“So Constant Are His Appeals”

In the summer of 1851, Nathaniel Hawthorne and his young son Julian were left alone together for three weeks. But they found plenty to talk about.

A colorful and vibrant illustration of Nathaniel Hawthorne and his young son.
Franco Zacharzewski

If you’re looking for a charming bit of family-centered late-summer reading, I have a suggestion: Twenty Days with Julian and Little Bunny by Papa, by Nathaniel Hawthorne. This short and sweet diary records the events of the three weeks the writer spent as sole caregiver to his 5-year-old son, Julian, and their pet rabbit, Bunny, in late July and early August 1851, while his wife, older daughter, and baby traveled. The writer originally produced this journal for his family’s enjoyment, but there’s a 2003 NYRB edition, with a forward by Paul Auster. It’s a delightful and intimate chronicle of what it’s like to while away the days of a summer “vacation” while taking care of a child.

During this particular summer, the Hawthornes were living temporarily in a friend’s cottage in Lenox, in western Massachusetts. Nathaniel had recently successfully published The Scarlet Letter (1850) and was trying to write full-time. The place didn’t quite suit Hawthorne, who wrote in this diary, “This is a horrible, horrible, most horrible climate,” exclaiming: “I hate Berkshire with my whole soul, and would joyfully see its mountains laid flat!” Despite his dissatisfaction, the book is full of idyllic descriptions of walks down country lanes to get pails of milk from nearby farmers, time spent lolling about on the shores of a lake, and harvests of string beans and squash from their garden—not to mention visits with neighbor and friend Herman Melville.

This book is made all the more interesting by the fact that it’s written by a man, at a time when many Americans venerated connections between mothers and children, while perceiving fathers as distant wage-earners who barely had relationships with their offspring outside of the administration of necessary discipline. Nathaniel was a more present father than many, but he still found life alone with a 5-year-old trying. On July 28, Nathaniel wrote: “I hardly know how we got through the fore-noon. It is impossible to write, read, think, or even sleep (in the daytime), so constant are his appeals in one way or another.” On Aug. 3:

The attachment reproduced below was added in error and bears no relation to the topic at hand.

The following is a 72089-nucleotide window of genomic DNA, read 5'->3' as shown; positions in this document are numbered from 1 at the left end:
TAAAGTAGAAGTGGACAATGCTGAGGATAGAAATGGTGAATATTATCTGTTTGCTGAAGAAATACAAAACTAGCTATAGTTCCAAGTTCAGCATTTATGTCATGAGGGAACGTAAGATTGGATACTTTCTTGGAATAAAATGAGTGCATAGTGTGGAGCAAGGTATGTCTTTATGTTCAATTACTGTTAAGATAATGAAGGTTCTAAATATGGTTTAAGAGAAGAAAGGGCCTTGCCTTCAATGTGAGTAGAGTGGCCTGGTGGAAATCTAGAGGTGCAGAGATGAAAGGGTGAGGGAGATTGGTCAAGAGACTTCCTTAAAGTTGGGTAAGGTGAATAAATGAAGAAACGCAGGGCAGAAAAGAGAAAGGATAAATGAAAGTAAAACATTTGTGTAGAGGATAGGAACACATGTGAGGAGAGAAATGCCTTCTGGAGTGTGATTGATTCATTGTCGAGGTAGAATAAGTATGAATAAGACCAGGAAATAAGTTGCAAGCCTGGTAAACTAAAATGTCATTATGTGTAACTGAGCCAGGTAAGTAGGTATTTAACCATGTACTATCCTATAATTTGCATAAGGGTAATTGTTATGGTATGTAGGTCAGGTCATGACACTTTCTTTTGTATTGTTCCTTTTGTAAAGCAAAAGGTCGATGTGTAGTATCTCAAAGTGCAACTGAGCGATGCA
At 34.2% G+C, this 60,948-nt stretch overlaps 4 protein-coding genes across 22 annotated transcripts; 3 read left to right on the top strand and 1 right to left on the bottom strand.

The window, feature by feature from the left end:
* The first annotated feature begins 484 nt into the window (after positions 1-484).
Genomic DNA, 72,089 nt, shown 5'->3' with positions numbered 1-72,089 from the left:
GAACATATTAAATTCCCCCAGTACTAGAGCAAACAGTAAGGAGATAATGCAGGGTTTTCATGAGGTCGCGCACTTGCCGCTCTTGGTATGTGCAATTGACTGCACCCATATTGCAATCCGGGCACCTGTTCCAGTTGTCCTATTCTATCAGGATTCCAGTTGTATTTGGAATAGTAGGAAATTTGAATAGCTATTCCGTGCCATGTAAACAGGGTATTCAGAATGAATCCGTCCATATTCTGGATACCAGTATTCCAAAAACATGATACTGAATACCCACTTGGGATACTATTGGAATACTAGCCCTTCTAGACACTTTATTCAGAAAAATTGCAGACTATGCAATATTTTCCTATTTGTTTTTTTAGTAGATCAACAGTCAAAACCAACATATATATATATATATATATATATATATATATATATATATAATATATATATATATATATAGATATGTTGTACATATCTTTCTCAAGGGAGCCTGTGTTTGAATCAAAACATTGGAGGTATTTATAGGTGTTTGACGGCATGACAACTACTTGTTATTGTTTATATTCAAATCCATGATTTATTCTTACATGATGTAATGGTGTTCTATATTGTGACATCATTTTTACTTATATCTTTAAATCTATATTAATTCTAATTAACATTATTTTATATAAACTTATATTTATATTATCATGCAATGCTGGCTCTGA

Either I have less patience today than ordinary, or the little man makes larger demands upon it; but it really does seem as if he had baited me with more questions, references, and observations, than mortal father ought to be expected to endure. He does put me almost beside my propriety, never quitting me, and continually thrusting in his word between the clauses of every sentence of all my reading, and smashing every attempt at reflection into a thousand fragments.

It was this incessant quality of Julian’s conversation that most bothered Nathaniel, who was clearly an introvert trying to parent an extrovert. Recording a July 31 walk, Nathaniel described Julian’s chatter: “All the time, a babble at my side as if a brook were running along the way.” On Aug. 8, father and son were housebound due to bad weather, and Hawthorne reported that he “deafened and confounded me with his interminable babble … I think I have hardly known Julian to talk so incessantly as he has today.”